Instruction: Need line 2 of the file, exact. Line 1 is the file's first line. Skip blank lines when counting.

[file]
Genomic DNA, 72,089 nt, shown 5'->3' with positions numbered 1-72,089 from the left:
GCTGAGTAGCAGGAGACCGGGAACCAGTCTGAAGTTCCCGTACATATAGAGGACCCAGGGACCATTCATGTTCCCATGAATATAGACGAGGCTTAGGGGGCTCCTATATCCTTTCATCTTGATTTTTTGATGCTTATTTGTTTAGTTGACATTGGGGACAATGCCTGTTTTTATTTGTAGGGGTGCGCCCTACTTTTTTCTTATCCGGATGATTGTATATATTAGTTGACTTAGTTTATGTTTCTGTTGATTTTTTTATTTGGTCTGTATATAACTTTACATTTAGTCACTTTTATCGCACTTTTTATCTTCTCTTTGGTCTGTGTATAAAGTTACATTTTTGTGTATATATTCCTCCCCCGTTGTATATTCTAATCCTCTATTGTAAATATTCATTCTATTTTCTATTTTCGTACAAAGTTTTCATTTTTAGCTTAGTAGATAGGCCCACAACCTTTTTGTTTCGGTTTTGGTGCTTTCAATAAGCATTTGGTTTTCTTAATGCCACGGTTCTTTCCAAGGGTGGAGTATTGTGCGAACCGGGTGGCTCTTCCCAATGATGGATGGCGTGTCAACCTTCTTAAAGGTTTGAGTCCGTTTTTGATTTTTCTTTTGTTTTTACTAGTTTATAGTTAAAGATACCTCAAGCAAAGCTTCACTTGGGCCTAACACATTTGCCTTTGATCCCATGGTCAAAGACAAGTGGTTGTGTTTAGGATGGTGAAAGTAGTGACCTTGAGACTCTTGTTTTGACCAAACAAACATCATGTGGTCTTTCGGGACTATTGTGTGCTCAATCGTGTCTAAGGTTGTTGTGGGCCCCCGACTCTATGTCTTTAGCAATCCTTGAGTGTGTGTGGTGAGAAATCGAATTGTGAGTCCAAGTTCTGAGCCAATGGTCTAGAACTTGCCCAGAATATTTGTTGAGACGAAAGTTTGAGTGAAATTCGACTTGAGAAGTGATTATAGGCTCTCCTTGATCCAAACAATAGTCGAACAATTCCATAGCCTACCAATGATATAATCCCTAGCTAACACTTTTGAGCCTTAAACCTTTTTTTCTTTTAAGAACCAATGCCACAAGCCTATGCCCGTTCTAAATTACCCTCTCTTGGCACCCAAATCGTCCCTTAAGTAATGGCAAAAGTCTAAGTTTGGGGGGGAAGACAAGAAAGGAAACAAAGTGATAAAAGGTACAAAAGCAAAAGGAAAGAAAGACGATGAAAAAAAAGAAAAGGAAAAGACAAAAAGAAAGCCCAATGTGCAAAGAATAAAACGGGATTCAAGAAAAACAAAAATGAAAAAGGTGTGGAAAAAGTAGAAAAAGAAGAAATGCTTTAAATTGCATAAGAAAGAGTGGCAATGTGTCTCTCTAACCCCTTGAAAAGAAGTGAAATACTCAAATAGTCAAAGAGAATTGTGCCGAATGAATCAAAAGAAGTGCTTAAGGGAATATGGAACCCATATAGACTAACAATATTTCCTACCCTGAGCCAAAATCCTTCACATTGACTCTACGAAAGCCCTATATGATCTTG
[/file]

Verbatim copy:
GCTGAGTAGCAGGAGACCGGGAACCAGTCTGAAGTTCCCGTACATATAGAGGACCCAGGGACCATTCATGTTCCCATGAATATAGACGAGGCTTAGGGGGCTCCTATATCCTTTCATCTTGATTTTTTGATGCTTATTTGTTTAGTTGACATTGGGGACAATGCCTGTTTTTATTTGTAGGGGTGCGCCCTACTTTTTTCTTATCCGGATGATTGTATATATTAGTTGACTTAGTTTATGTTTCTGTTGATTTTTTTATTTGGTCTGTATATAACTTTACATTTAGTCACTTTTATCGCACTTTTTATCTTCTCTTTGGTCTGTGTATAAAGTTACATTTTTGTGTATATATTCCTCCCCCGTTGTATATTCTAATCCTCTATTGTAAATATTCATTCTATTTTCTATTTTCGTACAAAGTTTTCATTTTTAGCTTAGTAGATAGGCCCACAACCTTTTTGTTTCGGTTTTGGTGCTTTCAATAAGCATTTGGTTTTCTTAATGCCACGGTTCTTTCCAAGGGTGGAGTATTGTGCGAACCGGGTGGCTCTTCCCAATGATGGATGGCGTGTCAACCTTCTTAAAGGTTTGAGTCCGTTTTTGATTTTTCTTTTGTTTTTACTAGTTTATAGTTAAAGATACCTCAAGCAAAGCTTCACTTGGGCCTAACACATTTGCCTTTGATCCCATGGTCAAAGACAAGTGGTTGTGTTTAGGATGGTGAAAGTAGTGACCTTGAGACTCTTGTTTTGACCAAACAAACATCATGTGGTCTTTCGGGACTATTGTGTGCTCAATCGTGTCTAAGGTTGTTGTGGGCCCCCGACTCTATGTCTTTAGCAATCCTTGAGTGTGTGTGGTGAGAAATCGAATTGTGAGTCCAAGTTCTGAGCCAATGGTCTAGAACTTGCCCAGAATATTTGTTGAGACGAAAGTTTGAGTGAAATTCGACTTGAGAAGTGATTATAGGCTCTCCTTGATCCAAACAATAGTCGAACAATTCCATAGCCTACCAATGATATAATCCCTAGCTAACACTTTTGAGCCTTAAACCTTTTTTTCTTTTAAGAACCAATGCCACAAGCCTATGCCCGTTCTAAATTACCCTCTCTTGGCACCCAAATCGTCCCTTAAGTAATGGCAAAAGTCTAAGTTTGGGGGGGAAGACAAGAAAGGAAACAAAGTGATAAAAGGTACAAAAGCAAAAGGAAAGAAAGACGATGAAAAAAAAGAAAAGGAAAAGACAAAAAGAAAGCCCAATGTGCAAAGAATAAAACGGGATTCAAGAAAAACAAAAATGAAAAAGGTGTGGAAAAAGTAGAAAAAGAAGAAATGCTTTAAATTGCATAAGAAAGAGTGGCAATGTGTCTCTCTAACCCCTTGAAAAGAAGTGAAATACTCAAATAGTCAAAGAGAATTGTGCCGAATGAATCAAAAGAAGTGCTTAAGGGAATATGGAACCCATATAGACTAACAATATTTCCTACCCTGAGCCAAAATCCTTCACATTGACTCTACGAAAGCCCTATATGATCTTG